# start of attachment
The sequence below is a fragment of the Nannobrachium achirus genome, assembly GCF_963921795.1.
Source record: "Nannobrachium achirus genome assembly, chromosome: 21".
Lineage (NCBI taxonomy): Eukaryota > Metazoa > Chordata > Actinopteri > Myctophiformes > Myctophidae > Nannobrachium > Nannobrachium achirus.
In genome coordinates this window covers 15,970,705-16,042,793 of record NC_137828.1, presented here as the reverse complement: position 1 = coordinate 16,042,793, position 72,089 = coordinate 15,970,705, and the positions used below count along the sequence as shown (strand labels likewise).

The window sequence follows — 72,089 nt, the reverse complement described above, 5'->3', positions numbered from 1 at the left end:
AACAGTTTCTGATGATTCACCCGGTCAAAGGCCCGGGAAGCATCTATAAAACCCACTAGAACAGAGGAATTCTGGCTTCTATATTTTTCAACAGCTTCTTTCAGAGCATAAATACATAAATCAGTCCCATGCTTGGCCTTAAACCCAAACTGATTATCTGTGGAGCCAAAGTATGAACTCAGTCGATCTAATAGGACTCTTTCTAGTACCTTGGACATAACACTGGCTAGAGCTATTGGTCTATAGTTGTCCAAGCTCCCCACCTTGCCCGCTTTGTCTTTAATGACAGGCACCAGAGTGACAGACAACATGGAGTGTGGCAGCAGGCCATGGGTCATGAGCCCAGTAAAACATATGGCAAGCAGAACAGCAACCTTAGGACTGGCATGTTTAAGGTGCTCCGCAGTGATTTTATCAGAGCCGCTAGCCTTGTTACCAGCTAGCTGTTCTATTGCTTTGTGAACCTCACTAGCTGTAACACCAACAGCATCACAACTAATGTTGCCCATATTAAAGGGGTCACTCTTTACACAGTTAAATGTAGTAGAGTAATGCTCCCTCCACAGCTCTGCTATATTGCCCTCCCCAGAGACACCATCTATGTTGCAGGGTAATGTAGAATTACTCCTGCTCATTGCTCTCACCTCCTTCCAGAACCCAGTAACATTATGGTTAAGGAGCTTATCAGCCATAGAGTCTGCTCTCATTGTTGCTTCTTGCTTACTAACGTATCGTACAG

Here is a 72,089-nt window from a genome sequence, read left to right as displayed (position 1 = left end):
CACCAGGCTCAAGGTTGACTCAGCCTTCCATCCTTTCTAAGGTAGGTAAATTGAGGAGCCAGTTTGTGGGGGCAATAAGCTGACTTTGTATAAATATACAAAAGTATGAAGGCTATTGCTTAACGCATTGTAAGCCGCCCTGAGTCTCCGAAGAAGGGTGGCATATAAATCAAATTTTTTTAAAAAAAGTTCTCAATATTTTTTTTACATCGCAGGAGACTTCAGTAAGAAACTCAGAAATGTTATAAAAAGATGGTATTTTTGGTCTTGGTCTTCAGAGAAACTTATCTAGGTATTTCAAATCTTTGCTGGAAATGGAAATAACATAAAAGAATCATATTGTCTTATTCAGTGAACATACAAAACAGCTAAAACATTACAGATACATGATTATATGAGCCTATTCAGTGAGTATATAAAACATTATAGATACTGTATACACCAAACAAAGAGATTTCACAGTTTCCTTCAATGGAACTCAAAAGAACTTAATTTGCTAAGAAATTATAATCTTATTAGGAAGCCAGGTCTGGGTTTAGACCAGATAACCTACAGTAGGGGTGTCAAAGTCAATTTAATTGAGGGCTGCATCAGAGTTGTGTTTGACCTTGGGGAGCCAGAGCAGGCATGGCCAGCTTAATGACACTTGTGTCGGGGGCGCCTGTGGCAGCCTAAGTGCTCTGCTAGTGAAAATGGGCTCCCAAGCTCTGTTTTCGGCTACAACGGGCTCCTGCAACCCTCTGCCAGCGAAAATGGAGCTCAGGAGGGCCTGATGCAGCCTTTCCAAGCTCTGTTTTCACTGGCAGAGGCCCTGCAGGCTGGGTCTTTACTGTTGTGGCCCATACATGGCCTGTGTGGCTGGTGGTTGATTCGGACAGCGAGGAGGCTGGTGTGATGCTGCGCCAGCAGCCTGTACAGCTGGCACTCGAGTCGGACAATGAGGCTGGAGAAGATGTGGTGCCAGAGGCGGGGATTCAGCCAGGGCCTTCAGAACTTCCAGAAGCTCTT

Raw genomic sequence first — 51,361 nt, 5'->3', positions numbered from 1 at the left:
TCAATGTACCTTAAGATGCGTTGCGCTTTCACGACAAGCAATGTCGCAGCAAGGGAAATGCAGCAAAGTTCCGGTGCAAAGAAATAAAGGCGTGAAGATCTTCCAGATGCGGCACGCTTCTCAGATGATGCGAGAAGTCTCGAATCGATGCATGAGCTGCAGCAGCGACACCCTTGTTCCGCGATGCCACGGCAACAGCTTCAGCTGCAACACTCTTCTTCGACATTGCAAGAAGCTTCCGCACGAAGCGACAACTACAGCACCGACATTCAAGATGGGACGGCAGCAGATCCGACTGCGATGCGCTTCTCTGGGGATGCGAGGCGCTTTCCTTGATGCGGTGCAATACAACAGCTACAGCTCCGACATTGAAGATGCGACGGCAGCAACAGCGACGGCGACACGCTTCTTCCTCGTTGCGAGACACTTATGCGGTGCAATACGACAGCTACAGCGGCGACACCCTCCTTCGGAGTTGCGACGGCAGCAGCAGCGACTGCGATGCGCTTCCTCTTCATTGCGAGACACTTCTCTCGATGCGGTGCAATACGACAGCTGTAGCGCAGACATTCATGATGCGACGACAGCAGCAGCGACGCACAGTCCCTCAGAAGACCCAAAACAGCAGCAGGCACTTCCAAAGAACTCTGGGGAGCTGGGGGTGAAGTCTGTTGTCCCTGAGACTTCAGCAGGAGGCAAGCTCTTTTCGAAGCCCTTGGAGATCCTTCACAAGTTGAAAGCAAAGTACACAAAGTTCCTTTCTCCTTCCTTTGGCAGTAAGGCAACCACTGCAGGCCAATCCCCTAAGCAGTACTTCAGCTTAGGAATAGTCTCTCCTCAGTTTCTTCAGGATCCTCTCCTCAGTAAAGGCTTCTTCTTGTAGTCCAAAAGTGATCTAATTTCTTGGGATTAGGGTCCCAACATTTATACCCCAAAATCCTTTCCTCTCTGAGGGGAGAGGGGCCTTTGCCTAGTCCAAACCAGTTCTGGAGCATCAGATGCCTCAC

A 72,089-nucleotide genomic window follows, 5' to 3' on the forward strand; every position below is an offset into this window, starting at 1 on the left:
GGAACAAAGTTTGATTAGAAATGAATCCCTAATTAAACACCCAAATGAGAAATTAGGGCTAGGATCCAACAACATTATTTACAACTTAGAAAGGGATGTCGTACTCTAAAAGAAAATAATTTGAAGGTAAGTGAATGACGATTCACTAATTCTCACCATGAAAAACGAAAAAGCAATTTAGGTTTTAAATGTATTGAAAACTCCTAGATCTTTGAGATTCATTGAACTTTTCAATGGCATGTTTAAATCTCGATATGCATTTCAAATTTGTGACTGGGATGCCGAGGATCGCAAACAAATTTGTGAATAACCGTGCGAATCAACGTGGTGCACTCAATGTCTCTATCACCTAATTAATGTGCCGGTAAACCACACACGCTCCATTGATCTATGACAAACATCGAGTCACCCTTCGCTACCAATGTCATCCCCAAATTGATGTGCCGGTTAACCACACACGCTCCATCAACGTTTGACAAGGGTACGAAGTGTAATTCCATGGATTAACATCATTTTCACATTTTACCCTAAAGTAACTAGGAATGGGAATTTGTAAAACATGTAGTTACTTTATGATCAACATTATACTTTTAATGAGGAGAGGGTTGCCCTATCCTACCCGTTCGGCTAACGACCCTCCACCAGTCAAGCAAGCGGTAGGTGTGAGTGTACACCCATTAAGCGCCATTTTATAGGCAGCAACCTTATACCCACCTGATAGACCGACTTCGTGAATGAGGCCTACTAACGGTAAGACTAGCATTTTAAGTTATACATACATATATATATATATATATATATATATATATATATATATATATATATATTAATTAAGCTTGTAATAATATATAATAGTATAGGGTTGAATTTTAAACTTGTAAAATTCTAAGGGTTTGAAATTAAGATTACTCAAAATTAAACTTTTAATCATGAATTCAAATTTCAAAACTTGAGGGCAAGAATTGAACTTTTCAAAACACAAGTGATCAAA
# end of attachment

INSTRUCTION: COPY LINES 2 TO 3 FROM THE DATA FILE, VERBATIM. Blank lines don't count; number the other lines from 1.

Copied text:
Source record: "Nannobrachium achirus genome assembly, chromosome: 21".
Lineage (NCBI taxonomy): Eukaryota > Metazoa > Chordata > Actinopteri > Myctophiformes > Myctophidae > Nannobrachium > Nannobrachium achirus.